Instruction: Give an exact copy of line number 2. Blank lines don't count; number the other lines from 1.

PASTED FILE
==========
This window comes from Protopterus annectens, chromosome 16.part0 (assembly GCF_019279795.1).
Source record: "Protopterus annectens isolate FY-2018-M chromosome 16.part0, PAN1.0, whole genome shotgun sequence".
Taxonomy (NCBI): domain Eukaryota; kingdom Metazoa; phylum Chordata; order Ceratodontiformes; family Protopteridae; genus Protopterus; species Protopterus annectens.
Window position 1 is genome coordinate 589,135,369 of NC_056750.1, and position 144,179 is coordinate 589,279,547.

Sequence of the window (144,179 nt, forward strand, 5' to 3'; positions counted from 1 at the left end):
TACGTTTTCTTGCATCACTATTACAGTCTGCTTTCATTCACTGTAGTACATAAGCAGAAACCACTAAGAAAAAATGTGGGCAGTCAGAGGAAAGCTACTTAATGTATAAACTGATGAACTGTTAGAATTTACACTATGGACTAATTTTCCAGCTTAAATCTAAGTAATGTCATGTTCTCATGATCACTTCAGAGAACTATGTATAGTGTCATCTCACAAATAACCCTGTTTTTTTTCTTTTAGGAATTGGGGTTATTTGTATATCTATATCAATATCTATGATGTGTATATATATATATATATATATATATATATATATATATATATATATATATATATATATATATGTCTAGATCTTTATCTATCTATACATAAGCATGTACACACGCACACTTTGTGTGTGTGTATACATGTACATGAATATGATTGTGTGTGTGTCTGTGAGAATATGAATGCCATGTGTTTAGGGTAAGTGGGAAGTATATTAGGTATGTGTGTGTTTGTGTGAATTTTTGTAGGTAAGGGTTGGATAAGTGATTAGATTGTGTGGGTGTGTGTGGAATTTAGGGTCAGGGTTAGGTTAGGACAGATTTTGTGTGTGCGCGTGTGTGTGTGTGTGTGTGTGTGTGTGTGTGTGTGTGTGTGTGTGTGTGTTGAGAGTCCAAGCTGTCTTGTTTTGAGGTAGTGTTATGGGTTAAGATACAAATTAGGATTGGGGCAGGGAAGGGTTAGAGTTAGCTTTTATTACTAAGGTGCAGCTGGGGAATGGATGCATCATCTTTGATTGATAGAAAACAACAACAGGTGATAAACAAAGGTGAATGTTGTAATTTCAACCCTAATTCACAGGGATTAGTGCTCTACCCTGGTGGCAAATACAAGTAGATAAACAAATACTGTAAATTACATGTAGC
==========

Source record: "Protopterus annectens isolate FY-2018-M chromosome 16.part0, PAN1.0, whole genome shotgun sequence".